Last December, Nebraska Crane purchased a Grove GRT9165, the manufacturer’s longest-reaching, highest-capacity rough-terrain crane. The Kearney, NE-based rental company already has a RT fleet comprised of 95% Grove machines. 

Nebraska Crane

The GRT9165 is currently assisting with the construction of a large parking garage in Nebraska.

The crane has been working non-stop since its arrival at Nebraska Crane’s facility, performing maintenance work on wind turbines in Iowa and, most recently, assisting with the construction of a large parking garage in Nebraska, where it is currently setting precast concrete panels.

“We are very pleased with the performance of our new GRT9165,”  said Ty Noyes, operations manager, Nebraska Crane. ”Being a Grove product, it’s exactly what we expected: it’s superior to competitor’s machines. We expect excellence and they deliver it every time. Its strong charts and boom length provide fantastic capabilities in the field. This job at the parking garage, for example, would traditionally be done with a small crawler crane. But we were able to do it with the GRT9165 at a lower cost while adding more flexibility to the job site, as we can move this compact rough-terrain crane around where we need it.”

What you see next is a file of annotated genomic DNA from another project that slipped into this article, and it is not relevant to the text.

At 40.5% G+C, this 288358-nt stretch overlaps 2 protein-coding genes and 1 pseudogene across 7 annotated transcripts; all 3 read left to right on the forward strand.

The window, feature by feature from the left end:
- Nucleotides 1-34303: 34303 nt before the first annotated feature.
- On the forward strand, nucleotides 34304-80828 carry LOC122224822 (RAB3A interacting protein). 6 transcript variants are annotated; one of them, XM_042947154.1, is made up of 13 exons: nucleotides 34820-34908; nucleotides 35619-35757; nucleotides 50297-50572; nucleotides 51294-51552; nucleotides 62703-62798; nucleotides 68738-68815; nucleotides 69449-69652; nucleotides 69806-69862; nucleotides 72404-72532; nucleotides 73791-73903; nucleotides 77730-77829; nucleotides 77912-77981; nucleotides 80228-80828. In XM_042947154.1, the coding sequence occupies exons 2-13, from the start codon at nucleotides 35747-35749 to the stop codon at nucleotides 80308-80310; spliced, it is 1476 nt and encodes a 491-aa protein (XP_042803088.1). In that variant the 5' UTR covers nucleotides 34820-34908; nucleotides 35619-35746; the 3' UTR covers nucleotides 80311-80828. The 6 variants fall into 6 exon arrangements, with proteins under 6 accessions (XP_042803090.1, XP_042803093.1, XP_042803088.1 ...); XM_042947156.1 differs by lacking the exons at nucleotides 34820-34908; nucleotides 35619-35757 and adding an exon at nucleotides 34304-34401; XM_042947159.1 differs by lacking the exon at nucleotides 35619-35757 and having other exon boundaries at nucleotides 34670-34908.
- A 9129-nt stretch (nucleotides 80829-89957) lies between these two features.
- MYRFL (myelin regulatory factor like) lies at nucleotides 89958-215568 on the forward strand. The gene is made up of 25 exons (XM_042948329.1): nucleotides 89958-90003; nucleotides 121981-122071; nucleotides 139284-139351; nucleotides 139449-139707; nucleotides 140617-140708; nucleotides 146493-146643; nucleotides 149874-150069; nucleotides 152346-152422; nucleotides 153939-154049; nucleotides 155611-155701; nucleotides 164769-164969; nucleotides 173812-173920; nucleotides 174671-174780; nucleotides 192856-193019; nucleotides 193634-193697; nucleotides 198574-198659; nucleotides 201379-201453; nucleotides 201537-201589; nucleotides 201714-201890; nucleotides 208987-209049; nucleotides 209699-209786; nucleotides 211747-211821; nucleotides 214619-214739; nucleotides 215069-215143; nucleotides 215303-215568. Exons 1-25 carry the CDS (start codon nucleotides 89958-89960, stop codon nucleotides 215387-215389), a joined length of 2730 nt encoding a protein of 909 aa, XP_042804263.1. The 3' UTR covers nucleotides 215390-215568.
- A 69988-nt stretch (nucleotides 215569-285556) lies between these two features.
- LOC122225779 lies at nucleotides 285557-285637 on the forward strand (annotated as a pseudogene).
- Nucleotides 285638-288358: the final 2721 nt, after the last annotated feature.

With a 165 ton-capacity, the GRT9165 features a 205 foot six-section, pinned boom. It has been designed for easy transport, with a compact overall height of 12.4 feet. It also has a hydraulically removable counterweight system and outrigger boxes, both of which are fully self-rigging, which eliminates the need for an assist crane during set-up. The new three-axle carrier with hydro-gas suspension on the rear axles provides the ability to adjust the height for transportation, in addition to providing a comfortable ride.The GRT9165 also features Grove’s new, wider, full-vision cab with Crane Control System (CCS).

Nebraska Crane’s rough-terrain rental fleet is deployed on job sites across the Midwest, and lately it has been largely used in the wind energy sector and commercial construction. As these cranes are often on the road, transportability and low cost of ownership – repair and parts availability – were crucial factors when purchasing the new machine, the company said.